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J Neurosurg Spine. 2013 Dec;19(6):664-71. doi: 10.3171/2013.8.SPINE13125. Epub 2013 Oct 4.

Endoscope-assisted spinal decompression surgery for lumbar spinal stenosis.

Author information

1
Department of Orthopaedic Surgery, Wakayama Medical University, Wakayama, Japan.

Abstract

OBJECT:

The authors undertook this study to document the clinical outcomes of microendoscopic laminotomy, a minimally invasive decompressive surgical technique using spinal endoscopy for lumbar decompression, in patients with lumbar spinal stenosis (LSS).

METHODS:

A total of 366 patients were enrolled in the study and underwent microendoscopic laminotomy between 2007 and 2010. Indications for surgery were single- or double-level LSS, persistent neurological symptoms, and failure of conservative treatment. Microendoscopy provided wide visualization through oblique lenses and allowed bilateral decompression via a unilateral approach, through partial resection of the base of the spinous process, thereby preserving the supraspinous and interspinous ligaments and contralateral musculature. Clinical symptoms and signs of low-back pain were evaluated prior to and following surgical intervention by applying the Japanese Orthopaedic Association (JOA) scoring system, Roland-Morris Disability Questionnaire (RMDQ), Japanese Orthopaedic Association Back Pain Evaluation Questionnaire (JOABPEQ), and 36-Item Short Form Health Survey (SF-36). These items were evaluated preoperatively and 2 years postoperatively.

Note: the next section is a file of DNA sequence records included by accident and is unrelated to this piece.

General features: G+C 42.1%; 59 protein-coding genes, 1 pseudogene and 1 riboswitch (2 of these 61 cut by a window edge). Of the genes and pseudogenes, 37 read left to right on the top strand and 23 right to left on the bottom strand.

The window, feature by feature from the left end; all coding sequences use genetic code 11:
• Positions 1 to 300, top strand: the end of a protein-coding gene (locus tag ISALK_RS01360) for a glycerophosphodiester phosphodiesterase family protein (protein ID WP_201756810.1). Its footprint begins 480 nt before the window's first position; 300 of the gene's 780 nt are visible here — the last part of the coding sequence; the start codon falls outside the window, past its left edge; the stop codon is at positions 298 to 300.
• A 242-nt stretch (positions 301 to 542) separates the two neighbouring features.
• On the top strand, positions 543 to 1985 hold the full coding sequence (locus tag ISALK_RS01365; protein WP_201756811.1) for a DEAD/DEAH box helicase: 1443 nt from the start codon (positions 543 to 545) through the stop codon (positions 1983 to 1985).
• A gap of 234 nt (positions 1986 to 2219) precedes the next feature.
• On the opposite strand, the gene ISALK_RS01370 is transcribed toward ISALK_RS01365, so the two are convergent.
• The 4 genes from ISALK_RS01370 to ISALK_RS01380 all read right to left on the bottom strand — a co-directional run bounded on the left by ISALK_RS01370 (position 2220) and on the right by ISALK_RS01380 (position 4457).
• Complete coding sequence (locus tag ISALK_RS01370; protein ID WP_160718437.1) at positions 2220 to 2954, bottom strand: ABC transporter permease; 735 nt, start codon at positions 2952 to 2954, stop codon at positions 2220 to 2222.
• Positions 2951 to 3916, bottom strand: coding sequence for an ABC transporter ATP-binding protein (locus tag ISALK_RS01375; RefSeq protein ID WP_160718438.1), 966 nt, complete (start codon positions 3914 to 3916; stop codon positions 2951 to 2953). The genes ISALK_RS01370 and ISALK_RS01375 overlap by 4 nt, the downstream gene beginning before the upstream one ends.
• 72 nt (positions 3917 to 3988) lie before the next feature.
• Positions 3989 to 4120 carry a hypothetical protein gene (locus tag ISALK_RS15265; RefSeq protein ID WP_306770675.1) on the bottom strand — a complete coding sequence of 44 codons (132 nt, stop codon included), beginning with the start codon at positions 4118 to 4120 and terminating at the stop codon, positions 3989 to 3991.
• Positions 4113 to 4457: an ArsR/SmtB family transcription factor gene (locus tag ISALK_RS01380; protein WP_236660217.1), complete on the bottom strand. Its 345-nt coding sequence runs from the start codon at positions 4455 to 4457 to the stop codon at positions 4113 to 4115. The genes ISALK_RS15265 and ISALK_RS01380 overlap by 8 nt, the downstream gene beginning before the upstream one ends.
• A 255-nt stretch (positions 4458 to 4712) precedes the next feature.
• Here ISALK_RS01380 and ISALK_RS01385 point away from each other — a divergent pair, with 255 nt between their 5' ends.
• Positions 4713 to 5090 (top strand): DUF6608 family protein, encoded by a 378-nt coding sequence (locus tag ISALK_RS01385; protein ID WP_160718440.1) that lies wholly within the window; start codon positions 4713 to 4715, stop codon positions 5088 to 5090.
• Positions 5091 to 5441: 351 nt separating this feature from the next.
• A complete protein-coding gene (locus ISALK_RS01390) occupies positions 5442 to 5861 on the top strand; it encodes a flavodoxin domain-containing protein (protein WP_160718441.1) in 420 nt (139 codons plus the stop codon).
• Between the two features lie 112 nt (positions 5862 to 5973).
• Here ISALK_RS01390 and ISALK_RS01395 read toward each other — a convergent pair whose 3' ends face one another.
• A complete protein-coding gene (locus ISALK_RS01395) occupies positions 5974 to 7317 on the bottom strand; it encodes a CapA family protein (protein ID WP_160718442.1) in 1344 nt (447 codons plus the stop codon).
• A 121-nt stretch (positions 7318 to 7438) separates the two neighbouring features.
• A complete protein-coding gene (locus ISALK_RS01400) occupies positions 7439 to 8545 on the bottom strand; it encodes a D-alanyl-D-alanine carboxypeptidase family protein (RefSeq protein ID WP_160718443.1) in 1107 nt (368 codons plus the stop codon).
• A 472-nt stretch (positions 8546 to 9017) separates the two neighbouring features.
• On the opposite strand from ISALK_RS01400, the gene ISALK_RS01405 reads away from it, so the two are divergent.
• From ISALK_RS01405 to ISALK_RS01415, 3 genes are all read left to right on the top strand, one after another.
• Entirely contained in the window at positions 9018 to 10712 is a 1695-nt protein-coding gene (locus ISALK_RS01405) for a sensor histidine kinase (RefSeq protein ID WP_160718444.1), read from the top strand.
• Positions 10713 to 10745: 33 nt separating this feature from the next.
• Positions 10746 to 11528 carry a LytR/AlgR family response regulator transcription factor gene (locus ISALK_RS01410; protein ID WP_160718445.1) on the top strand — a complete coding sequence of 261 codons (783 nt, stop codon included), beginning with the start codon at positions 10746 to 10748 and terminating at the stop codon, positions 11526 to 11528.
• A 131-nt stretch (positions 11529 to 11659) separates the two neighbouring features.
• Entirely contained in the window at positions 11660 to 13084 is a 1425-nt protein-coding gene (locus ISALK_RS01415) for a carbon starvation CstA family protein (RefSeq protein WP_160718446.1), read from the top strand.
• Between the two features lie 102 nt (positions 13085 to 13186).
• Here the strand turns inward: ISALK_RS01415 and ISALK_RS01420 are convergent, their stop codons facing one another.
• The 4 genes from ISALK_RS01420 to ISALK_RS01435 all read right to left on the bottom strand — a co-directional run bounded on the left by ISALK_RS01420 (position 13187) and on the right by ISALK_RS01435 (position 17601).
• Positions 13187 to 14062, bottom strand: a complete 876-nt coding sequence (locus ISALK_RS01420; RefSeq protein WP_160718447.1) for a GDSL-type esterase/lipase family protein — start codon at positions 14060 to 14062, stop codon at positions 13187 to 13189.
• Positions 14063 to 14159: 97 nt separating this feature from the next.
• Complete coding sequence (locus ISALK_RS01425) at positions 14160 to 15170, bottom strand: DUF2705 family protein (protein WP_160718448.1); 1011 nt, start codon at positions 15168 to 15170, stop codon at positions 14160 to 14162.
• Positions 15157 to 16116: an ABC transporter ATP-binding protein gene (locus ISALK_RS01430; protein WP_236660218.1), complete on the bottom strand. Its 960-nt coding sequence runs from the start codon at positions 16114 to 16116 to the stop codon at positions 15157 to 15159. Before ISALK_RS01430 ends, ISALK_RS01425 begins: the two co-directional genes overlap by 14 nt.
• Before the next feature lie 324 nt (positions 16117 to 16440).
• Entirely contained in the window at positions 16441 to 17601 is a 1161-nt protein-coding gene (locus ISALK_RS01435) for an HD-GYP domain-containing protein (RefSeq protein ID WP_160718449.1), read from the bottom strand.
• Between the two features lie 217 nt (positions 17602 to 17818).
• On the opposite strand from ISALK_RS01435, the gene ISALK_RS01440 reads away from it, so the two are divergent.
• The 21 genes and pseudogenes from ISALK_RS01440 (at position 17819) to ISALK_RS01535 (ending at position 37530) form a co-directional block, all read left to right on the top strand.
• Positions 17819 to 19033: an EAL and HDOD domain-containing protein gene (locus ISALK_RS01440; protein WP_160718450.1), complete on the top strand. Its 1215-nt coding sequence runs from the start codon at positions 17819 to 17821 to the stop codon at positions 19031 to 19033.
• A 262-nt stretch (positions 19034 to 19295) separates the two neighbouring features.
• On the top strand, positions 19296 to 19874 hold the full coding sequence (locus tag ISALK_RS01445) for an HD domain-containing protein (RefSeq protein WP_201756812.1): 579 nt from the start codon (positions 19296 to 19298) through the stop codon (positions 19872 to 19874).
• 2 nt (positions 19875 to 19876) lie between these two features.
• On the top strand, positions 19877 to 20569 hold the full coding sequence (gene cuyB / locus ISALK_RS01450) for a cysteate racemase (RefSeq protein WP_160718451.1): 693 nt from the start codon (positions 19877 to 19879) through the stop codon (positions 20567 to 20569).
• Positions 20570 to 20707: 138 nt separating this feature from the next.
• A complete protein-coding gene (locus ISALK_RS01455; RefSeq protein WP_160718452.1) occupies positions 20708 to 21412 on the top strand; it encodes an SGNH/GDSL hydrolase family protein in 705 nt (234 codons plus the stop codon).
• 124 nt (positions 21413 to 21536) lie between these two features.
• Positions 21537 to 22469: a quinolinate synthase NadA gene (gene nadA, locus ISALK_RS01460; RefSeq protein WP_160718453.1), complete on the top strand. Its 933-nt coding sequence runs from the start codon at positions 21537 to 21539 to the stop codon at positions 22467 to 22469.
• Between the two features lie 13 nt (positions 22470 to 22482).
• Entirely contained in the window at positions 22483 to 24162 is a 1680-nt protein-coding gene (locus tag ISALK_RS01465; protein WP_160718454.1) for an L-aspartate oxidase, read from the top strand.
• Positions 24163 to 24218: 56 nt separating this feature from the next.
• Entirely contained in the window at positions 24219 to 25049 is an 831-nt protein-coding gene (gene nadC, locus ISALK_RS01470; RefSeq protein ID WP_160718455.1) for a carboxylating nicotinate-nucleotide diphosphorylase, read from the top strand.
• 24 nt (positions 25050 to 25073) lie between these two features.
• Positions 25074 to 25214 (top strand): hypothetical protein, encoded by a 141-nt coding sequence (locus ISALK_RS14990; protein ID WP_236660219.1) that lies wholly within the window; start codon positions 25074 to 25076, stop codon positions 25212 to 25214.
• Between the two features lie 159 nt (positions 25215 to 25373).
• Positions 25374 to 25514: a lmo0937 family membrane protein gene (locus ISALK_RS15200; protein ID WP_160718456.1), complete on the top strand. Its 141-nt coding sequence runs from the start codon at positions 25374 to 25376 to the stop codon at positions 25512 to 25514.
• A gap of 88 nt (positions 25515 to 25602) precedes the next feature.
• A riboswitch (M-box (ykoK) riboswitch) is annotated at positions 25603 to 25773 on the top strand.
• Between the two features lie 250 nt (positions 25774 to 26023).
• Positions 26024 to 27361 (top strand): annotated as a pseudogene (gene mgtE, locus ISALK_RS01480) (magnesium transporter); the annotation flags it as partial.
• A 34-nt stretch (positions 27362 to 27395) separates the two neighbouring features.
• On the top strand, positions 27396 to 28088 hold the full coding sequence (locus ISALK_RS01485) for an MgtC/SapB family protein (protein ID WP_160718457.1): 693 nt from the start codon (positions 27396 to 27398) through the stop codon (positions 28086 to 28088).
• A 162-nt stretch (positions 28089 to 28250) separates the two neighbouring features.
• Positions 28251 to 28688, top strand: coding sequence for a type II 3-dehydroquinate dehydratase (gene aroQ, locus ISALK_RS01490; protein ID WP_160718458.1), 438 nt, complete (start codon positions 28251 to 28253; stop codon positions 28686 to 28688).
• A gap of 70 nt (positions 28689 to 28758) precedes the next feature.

RESULTS:

Effective circumferential decompression was achieved in all patients. The 2-year follow-up evaluation was completed for 310 patients (148 men and 162 women; mean age 68.7 years). The average recovery rate based on the JOA score was 61.3%. The overall results were excellent in 34.9% of the patients, good in 34.9%, fair in 21.7%, and poor in 8.5%. The mean RMDQ score significantly improved from 11.3 to 4.8 (p < 0.001). In all categories of both JOABPEQ and SF-36, scores at 2 years' follow-up were significantly higher than those obtained before surgery (p < 0.001). Twelve surgery-related complications were identified: dural tear (6 cases [1.9%]), wrong-level operation (1 [0.3%]), transient neuralgia (4 [1.3%]), and infection (1 [0.3%]). All patients recovered, and there were no serious postoperative complications.

CONCLUSIONS:

Microendoscopic laminotomy is a safe and very effective minimally invasive surgical technique for the treatment of degenerative LSS.

PMID:
24093466
DOI:
10.3171/2013.8.SPINE13125
[Indexed for MEDLINE]

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